DeSantis signs almost $91 billion budget after vetoing $131.3 million in spending


The budget takes effect July 1.

TALLAHASSEE – Gov. Ron DeSantis signed an almost $91 billion state budget Friday and made good on his pledge to pare back a modest level of spending – vetoing $131.3 million in programs and projects tucked-in by the Republican-led Legislature.

Although lawmakers approved the spending blueprint in early May, they took their time in sending it to the first-year governor. The budget takes effect July 1.

“I think it’s a fiscally responsible budget. I think we put taxpayers first. But I think the key things that Floridians care about, things like the environment, things like education and things like transportation, we were there to really make a difference,” DeSantis said.

The largest earmark targeted by DeSantis was $8 million for a Jacksonville workforce housing apartment complex being developed by Vestcor Cos., whose chairman, John Rood, is a major Republican fundraiser.

Vestcor gave $25,000 to DeSantis’s political committee in February, records show.

But the development, dubbed the Lofts at Cathedral, was believed to be the first time state affordable housing money has been earmarked for a specific project.

“I don’t know if that’s the precedent we want to go down,” DeSantis said, in explaining why he axed the dollars.

Among the bigger projects axed:

University and college projects erased:

Other big-ticket vetoes included $6 million for the University of Florida’s Music School and another $2 million for UF’s Lastinger Center’s emergency response program; $3.4 million for South Florida State Hospital in Broward County; $4.6 million for building a regional public safety training center in Highlands County; and $2 million to improve pedestrian and bike routes along Bradenton Beach’s State Road 789.

A handful of college and university building improvements, city water and sewer projects and road-building initiatives also failed to earn the governor’s approval. Many had been slipped into the budget because they had an influential backer, although DeSantis didn’t mention that as a reason for attracting a veto.

Indeed, one project that had been targeted as a legislative “turkey” by Florida TaxWatch, a business-backed organization, was $10 million for extending 44th Avenue East in Bradenton, which had the support of Senate President Bill Galvano, R-Bradenton. The proposal wasn’t recommended for funding by the Florida Department of Transportation.

But that didn’t seem to matter to DeSantis. It dodged a veto and survived in the spending plan.

Still, another project — $3.5 million for a youth sports complex in the Clay County home of both the House and Senate budget chiefs, Rep. Travis Cummings and Sen. Rob Bradley, both Republicans, was vetoed by the governor.

“When I looked at local projects I wanted to see if there was a real connection to overall state policy. And there were in many cases,” DeSantis said.

The almost $91 billion budget had plenty of what DeSantis wanted. Included among the biggest budget items is $682 million for water improvements and Everglades restoration, which tops the $625 million sought by the governor to combat water quality problems that plagued the state last year.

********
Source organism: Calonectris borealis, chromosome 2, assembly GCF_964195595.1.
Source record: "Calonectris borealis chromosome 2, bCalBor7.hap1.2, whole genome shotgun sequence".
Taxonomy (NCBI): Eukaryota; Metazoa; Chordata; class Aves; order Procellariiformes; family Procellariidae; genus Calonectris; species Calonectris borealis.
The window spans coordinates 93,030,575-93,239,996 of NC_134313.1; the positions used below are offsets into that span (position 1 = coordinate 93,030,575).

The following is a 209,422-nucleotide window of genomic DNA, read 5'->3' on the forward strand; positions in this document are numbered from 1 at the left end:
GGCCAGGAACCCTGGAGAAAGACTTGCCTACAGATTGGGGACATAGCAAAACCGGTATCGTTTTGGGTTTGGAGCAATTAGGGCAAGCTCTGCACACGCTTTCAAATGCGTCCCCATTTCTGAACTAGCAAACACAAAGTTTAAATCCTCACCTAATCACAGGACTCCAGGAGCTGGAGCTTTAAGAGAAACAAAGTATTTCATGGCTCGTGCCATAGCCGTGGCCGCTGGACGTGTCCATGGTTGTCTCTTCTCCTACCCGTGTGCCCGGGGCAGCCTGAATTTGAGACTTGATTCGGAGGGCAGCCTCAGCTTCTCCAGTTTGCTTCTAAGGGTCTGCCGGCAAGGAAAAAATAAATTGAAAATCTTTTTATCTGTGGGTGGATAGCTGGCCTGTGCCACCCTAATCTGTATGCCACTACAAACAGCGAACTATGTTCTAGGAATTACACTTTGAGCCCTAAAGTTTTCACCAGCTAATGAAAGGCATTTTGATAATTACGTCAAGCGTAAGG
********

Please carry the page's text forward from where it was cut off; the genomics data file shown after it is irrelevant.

The spending blueprint includes a $242-per-pupil increase in school funding, a roughly 3% hike for Florida’s 2.8 million students, also slightly above what DeSantis had sought from a Legislature controlled by fellow Republicans.

The governor’s $131.3 million in vetoes was about the size of the scale-back DeSantis said he had in mind on May 4, when talking with reporters moments after the Legislature adjourned the two-month session, one day into overtime.

Governors can often get sideways with lawmakers by leveling a barrage of vetoes. DeSantis’s predecessor, now-U.S. Sen. Rick Scott, antagonized fellow Republicans in the Legislature by vetoing a then-record $615 million from his first-year budget.

As recently as 2017, Scott vetoed $11.9 billion from the budget and testily called lawmakers back into special session to re-do the spending plan. Last year, with his eyes already on his U.S. Senate run, Scott was far more compliant, axing a tidy $64 million and signing the budget just days after lawmakers had approved it.

DeSantis said he had no reason to go to war with the Legislature.

“I’ve got more in the budget than many first year governors,” DeSantis said. “You know, if I had not been so successful, there probably would’ve been more projects in there that I would’ve vetoed. But I think we worked well together, so there wasn’t a need for me to exact any type of retribution.”

Galvano offered muted support for the governor’s action.

“I respect the governor’s prerogative to exercise his line-item veto authority,” Galvano said. “While we do not agree with every decision, it is clear that Gov. DeSantis takes his responsibility very deliberatively.”

Galvano added that with next year’s legislative session set to begin in January, lawmakers could revisit some of the issues tossed onto the veto pile.

“We will have another opportunity to address the needs of our constituents,” Galvano said.

Some environmentalists praised DeSantis for holding true to his campaign promises of pumping up spending aimed at tackling the state’s widespread water problems.

“Without Gov. DeSantis’s environmental leadership and bold request for $2.5 billion over four years for Everglades and clean water initiatives, we would not be welcoming a budget with this record level of funding,” said Eric Eikenberg, chief executive officer of The Everglades Foundation.

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